Sebastian Risi, Charles E. Hughes, and Kenneth O. Stanley (2010)
Evolving Plastic Neural Networks with Novelty Search
In: Adaptive Behavior journal 18(6), pages 470–491, London: SAGE, 2010. Manuscript 41 pages.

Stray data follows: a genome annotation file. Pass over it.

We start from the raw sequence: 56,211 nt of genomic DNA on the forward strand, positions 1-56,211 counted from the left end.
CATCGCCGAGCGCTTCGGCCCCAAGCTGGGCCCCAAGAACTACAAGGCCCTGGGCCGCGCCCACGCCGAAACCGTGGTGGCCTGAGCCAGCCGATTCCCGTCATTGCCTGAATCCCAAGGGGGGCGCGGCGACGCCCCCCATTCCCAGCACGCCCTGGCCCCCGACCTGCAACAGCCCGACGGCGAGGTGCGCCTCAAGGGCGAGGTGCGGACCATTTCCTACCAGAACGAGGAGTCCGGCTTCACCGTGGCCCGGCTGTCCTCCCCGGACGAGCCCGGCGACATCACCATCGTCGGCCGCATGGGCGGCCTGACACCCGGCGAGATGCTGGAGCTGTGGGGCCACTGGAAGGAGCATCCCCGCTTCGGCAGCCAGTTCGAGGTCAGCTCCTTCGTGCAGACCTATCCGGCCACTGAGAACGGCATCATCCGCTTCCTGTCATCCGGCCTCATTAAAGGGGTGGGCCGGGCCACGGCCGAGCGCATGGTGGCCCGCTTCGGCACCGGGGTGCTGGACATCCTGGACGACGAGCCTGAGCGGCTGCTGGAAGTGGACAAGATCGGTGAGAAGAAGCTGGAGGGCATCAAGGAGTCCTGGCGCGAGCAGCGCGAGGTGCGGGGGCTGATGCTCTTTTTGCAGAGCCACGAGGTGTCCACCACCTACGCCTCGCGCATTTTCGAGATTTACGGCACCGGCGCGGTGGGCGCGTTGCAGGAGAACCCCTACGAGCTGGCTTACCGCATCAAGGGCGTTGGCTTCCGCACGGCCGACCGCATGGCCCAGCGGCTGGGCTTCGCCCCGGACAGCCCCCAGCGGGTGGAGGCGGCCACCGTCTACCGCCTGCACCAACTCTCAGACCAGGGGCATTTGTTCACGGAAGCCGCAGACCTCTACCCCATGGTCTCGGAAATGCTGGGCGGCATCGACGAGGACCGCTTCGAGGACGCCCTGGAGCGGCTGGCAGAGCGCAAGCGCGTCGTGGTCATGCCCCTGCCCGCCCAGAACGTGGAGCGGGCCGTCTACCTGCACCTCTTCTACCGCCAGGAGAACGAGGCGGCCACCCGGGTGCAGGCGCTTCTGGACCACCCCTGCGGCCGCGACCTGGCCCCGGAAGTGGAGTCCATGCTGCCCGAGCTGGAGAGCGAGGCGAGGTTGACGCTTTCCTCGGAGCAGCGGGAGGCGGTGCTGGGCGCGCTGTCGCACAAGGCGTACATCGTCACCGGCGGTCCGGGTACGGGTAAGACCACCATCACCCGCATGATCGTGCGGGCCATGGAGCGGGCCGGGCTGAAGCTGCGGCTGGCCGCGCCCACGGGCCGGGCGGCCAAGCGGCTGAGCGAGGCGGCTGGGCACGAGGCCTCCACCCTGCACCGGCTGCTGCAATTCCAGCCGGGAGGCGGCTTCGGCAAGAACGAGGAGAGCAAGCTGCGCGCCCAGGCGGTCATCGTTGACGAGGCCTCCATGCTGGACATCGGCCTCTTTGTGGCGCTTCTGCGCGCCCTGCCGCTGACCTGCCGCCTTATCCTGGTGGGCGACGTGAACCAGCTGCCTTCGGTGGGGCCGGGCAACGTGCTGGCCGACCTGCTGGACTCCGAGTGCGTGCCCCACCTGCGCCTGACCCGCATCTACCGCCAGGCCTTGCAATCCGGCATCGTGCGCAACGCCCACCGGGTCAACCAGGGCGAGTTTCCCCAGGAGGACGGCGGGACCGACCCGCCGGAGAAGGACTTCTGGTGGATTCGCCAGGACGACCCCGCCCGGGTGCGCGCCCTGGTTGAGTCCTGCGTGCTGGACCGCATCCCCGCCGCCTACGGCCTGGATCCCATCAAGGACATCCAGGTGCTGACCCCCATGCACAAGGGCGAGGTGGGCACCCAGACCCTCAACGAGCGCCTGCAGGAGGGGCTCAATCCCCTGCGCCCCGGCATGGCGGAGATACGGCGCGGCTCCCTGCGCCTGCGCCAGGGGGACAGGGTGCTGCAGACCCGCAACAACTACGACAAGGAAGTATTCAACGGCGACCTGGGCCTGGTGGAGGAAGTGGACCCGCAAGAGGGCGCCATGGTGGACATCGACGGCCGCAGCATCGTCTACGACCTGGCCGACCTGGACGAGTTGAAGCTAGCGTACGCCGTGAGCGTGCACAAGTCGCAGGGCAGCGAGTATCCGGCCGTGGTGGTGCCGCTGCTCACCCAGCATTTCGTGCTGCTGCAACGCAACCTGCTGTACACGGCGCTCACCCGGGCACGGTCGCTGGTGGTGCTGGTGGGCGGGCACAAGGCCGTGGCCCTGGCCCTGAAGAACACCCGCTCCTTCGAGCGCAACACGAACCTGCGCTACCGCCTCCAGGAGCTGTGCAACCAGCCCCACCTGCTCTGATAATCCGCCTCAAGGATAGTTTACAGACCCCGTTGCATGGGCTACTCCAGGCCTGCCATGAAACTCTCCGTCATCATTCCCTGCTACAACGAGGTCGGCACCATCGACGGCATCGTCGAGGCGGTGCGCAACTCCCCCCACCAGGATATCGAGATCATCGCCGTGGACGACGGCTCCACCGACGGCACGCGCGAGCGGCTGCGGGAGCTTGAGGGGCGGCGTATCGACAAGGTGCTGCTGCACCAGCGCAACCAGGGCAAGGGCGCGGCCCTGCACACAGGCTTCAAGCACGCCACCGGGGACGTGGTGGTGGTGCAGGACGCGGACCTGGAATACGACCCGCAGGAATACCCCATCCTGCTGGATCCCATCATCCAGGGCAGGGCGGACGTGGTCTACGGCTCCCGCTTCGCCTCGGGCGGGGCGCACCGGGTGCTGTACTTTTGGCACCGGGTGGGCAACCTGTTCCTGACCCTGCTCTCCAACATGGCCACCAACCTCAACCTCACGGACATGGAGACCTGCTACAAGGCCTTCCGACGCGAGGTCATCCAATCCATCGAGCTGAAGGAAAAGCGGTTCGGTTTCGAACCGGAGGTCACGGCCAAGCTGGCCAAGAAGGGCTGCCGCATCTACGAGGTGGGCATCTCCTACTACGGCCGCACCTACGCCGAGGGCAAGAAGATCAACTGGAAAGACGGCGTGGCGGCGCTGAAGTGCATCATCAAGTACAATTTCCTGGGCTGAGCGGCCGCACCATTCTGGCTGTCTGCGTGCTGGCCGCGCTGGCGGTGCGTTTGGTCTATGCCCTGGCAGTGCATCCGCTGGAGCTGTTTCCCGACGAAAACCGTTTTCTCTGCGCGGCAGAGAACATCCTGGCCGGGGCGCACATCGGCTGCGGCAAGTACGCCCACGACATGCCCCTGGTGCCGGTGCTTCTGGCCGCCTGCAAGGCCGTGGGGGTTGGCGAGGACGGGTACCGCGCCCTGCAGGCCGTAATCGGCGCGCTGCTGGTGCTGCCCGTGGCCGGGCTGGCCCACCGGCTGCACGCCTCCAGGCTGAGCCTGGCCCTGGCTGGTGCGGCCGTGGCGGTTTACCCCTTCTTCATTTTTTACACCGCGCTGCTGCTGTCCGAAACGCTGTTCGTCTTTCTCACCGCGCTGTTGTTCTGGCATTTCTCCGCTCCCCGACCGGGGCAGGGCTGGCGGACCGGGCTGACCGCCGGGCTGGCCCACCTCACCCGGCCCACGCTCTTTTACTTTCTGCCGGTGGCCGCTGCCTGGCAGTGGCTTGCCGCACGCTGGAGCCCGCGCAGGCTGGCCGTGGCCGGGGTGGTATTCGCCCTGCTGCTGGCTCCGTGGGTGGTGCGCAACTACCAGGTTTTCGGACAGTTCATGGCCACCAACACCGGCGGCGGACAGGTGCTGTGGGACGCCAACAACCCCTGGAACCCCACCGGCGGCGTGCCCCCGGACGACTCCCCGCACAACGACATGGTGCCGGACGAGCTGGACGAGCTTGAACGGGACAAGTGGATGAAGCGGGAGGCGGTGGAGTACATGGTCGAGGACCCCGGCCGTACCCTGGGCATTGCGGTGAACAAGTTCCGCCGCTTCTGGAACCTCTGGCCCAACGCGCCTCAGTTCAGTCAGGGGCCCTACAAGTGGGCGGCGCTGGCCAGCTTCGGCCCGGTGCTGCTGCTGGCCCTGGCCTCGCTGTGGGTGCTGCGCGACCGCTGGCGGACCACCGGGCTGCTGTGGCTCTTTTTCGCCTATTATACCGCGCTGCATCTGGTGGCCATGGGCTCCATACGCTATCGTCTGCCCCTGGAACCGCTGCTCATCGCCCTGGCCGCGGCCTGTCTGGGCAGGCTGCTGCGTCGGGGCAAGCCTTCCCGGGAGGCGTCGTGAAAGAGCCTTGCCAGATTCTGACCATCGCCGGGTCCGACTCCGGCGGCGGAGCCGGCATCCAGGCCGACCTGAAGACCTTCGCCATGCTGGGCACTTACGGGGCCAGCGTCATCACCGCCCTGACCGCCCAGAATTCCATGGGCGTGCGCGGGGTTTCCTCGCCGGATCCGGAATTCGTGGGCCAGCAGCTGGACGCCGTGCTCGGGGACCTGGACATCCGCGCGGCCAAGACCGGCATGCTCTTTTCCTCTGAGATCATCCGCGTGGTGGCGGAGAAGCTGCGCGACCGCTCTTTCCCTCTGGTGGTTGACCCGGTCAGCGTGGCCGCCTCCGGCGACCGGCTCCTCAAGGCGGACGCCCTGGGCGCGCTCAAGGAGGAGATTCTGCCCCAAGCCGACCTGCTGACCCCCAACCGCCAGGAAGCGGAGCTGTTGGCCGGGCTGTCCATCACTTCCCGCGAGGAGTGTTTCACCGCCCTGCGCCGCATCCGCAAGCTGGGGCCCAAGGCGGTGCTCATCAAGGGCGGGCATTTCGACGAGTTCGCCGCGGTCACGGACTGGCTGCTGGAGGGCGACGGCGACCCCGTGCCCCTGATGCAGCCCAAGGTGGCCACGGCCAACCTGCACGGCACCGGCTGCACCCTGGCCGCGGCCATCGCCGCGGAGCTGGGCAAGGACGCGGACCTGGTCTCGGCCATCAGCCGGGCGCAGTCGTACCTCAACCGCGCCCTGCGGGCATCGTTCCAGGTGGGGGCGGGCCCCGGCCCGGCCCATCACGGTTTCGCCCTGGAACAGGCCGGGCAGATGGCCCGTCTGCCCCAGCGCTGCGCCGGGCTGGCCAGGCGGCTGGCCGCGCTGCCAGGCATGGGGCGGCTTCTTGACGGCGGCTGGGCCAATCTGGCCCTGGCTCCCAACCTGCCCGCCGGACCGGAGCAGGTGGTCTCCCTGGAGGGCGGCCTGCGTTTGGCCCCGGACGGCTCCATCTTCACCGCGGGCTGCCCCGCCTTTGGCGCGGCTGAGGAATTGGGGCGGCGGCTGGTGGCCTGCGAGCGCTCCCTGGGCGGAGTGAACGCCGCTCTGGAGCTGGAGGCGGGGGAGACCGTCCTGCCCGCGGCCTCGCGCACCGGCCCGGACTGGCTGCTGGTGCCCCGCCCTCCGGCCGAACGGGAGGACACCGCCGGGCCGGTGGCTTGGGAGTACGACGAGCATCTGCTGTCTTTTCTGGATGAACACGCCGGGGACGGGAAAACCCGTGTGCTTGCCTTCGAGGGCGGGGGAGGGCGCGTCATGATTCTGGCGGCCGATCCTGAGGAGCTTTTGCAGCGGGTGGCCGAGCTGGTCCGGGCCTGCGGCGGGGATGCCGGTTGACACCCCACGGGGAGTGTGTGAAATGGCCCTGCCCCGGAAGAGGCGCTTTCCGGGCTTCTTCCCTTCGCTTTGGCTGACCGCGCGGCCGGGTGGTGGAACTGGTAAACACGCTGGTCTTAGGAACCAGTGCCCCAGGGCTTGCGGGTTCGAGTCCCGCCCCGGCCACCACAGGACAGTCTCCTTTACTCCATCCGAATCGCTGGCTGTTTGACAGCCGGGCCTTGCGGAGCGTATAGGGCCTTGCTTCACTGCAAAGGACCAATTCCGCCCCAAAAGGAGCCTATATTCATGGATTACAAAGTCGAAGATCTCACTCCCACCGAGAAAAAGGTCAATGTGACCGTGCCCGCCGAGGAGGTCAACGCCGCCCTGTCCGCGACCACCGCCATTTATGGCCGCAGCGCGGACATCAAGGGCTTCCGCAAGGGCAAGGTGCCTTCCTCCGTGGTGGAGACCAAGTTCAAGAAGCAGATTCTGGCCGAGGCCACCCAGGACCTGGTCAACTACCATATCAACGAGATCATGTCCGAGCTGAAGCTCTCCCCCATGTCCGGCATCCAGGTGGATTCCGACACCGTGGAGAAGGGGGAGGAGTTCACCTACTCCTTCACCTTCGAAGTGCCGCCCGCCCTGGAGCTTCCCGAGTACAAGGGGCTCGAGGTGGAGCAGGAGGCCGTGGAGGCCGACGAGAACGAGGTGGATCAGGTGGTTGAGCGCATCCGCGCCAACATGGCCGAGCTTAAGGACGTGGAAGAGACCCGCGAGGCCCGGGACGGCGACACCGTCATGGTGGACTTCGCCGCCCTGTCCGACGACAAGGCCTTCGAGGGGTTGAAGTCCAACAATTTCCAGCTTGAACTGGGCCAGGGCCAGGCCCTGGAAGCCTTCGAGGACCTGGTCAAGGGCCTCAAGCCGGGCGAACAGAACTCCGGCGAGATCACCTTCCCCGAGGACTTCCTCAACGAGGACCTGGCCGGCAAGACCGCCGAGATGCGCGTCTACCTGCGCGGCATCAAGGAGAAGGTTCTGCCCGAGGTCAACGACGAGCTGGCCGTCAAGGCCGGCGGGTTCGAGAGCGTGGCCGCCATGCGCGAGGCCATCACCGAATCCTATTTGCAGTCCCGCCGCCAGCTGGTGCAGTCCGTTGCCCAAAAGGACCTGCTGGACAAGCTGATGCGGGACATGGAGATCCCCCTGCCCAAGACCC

Biological brains can adapt and learn from past experience. Yet neuroevolution, i.e. automatically creating artificial neural networks (ANNs) through evolutionary algorithms, has sometimes focused on static ANNs that cannot change their weights during their lifetime. A profound problem with evolving adaptive systems is that learning to learn is highly deceptive. Because it is easier at first to improve fitness without evolving the ability to learn, evolution is likely to exploit domain-dependent static (i.e. non-adaptive) heuristics. This paper analyzes this inherent deceptiveness in a variety of different dynamic, reward-based learning tasks, and proposes a way to escape the deceptive trap of static policies based on the novelty search algorithm. The main idea in novelty search is to abandon objective-based fitness and instead simply search only for novel behavior, which avoids deception entirely. A series of experiments and an in-depth analysis show how behaviors that could potentially serve as a stepping stone to finding adaptive solutions are discovered by novelty search yet are missed by fitness-based search. The conclusion is that novelty search has the potential to foster the emergence of adaptive behavior in reward-based learning tasks, thereby opening a new direction for research in evolving plastic ANNs.